Kevin J. Chen - Compound Semiconductor Devices
Kyung Cheol Choi - Display Technology
Srabanti Chowdhury (George and Ida Mary Hoover faculty fellow) is an associate professor of Electrical Engineering (EE) at Stanford. Her research focuses on wideband gap (WBG) materials and device engineering for energy efficient and compact system architecture for power electronics, and RF applications. Besides Gallium Nitride, her group is exploring Diamond for various electronic applications. She received her B.Tech in India in Radiophysics and Electronics (Univ. of Calcutta) and her M.S and PhD in Electrical Engineering from University of California, Santa Barbara. She received the DARPA Young Faculty Award, NSF CAREER and AFOSR Young Investigator Program (YIP) in 2015. In 2016 she received the Young Scientist award at the International Symposium on Compound Semiconductors (ISCS). Among her various synergistic activities, she serves as the member of two committees under IEEE Electron Device Society (Compound Semiconductor Devices & Circuits Committee Members and Power Devices and ICs Committee). She has served the IEEE International Electron Devices Meeting (IEDM) technical sub committee on Power Devices & Compound Semiconductor and High-Speed Devices (PC) sub-committee in 2016 and 2017. She was the PC subcommittee chair for IEDM-2018 and continues to serve the IEDM executive committee since 2019. She is a senior member of IEEE, NAE-FOE alumni, and Gabilan fellow. Her work has produced over 75 journal papers, 100 conference presentations including 2 plenaries and over 30 invited, and 20 issued patents.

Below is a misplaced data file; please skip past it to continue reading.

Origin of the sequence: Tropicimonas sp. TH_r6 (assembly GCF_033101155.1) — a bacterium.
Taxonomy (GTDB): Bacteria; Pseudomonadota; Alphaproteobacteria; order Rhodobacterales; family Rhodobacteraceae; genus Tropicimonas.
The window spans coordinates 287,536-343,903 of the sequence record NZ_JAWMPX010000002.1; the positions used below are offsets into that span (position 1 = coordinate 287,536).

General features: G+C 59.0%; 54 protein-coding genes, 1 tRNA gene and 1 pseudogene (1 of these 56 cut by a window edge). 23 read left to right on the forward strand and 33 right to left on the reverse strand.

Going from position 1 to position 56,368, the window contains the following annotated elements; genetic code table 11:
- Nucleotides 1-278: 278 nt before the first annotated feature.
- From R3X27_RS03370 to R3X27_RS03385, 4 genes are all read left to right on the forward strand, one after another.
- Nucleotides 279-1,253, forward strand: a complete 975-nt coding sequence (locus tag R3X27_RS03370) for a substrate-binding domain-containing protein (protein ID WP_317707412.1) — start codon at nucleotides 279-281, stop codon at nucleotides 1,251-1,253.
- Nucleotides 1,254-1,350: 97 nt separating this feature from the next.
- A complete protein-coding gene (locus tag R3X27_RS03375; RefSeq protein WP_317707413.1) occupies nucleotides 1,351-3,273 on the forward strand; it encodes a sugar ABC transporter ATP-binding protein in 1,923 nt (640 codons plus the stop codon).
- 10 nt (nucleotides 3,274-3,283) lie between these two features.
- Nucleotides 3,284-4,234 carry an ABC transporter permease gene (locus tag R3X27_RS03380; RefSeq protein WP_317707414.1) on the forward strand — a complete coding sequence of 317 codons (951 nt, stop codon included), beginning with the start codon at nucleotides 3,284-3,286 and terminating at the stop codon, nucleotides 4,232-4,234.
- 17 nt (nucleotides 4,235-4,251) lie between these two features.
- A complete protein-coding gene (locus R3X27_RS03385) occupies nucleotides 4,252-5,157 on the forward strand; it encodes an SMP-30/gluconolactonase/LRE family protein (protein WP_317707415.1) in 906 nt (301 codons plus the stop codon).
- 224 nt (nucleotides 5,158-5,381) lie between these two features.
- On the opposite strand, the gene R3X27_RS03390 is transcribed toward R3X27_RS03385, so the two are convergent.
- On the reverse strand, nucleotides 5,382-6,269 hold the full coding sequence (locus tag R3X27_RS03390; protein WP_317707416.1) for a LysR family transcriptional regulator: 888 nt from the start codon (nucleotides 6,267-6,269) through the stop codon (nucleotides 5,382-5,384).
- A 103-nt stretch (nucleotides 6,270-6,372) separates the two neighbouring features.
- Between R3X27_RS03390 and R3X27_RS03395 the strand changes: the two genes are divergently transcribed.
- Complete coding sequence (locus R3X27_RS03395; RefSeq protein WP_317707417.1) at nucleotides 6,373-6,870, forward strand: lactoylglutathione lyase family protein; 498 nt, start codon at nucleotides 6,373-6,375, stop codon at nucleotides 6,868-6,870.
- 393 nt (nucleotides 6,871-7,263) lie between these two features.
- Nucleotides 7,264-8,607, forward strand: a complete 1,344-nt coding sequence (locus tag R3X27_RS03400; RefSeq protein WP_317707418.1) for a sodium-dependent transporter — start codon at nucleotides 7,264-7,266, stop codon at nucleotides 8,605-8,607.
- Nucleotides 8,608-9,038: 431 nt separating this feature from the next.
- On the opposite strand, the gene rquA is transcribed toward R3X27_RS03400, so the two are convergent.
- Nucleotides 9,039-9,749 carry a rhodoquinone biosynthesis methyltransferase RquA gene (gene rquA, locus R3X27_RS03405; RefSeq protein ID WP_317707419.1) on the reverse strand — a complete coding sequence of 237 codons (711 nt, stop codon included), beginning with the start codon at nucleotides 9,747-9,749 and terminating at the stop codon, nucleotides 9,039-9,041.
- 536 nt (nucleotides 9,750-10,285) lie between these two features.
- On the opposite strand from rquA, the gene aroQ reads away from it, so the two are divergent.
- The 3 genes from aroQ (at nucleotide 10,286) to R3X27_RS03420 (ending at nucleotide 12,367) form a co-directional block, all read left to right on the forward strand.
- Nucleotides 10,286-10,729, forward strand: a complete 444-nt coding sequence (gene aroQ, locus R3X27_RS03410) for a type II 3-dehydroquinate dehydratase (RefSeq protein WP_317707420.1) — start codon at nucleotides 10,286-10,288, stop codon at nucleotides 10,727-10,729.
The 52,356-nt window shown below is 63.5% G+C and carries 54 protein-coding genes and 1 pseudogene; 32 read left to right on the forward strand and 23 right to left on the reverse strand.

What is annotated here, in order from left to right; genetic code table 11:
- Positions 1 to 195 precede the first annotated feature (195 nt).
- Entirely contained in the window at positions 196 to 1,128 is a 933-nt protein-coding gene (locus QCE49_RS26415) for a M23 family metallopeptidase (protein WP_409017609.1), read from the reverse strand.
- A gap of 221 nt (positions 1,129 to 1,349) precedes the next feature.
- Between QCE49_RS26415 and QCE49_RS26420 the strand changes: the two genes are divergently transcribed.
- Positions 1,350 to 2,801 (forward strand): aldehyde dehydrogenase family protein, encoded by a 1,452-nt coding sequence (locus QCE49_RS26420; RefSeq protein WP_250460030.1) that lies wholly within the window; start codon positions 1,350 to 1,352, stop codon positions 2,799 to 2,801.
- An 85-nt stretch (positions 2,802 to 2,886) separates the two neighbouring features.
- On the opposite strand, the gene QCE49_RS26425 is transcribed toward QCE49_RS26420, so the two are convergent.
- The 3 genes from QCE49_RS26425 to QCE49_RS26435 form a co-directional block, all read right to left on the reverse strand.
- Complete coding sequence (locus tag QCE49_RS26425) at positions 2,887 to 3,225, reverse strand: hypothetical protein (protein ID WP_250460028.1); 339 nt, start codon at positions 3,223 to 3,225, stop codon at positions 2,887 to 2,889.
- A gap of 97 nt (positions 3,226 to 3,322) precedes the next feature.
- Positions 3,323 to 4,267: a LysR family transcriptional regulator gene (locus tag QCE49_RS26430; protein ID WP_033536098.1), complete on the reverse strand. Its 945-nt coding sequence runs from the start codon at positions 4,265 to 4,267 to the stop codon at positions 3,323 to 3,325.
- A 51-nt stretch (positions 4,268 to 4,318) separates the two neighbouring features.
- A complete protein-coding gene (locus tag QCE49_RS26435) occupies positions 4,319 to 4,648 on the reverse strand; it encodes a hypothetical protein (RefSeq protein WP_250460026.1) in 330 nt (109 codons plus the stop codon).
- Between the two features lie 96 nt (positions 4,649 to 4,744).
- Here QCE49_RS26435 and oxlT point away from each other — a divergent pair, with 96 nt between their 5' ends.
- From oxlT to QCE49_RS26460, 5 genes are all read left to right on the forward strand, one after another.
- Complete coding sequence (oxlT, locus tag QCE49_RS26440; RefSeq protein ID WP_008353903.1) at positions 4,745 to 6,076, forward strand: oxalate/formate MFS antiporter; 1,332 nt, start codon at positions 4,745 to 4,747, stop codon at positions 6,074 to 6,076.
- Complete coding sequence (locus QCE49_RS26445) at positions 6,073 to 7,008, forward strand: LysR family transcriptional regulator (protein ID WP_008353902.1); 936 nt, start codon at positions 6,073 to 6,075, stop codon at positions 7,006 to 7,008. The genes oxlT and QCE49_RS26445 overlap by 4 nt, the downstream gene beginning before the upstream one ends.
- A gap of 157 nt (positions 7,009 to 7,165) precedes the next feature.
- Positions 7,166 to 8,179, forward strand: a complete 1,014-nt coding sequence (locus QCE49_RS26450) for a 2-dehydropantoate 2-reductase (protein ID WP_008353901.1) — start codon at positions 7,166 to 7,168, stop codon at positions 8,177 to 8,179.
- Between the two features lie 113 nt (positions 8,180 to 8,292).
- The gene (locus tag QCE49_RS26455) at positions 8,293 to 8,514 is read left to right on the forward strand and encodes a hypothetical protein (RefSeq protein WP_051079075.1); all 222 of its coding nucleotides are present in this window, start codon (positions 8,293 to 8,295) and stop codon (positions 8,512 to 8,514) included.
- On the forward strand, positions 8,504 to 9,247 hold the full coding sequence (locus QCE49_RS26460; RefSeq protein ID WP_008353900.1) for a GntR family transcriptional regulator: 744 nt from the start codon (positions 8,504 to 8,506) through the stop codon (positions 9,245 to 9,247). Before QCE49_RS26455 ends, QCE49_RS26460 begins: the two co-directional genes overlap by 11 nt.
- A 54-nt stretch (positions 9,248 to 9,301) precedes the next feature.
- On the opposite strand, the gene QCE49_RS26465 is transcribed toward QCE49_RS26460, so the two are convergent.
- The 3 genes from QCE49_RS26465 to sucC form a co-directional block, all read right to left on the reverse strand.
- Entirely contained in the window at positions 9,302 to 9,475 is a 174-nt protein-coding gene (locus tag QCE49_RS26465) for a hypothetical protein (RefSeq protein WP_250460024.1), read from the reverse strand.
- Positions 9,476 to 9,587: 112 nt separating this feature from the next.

Christian Monzio Compagnoni - Memory Devices and Technology
John F. Conley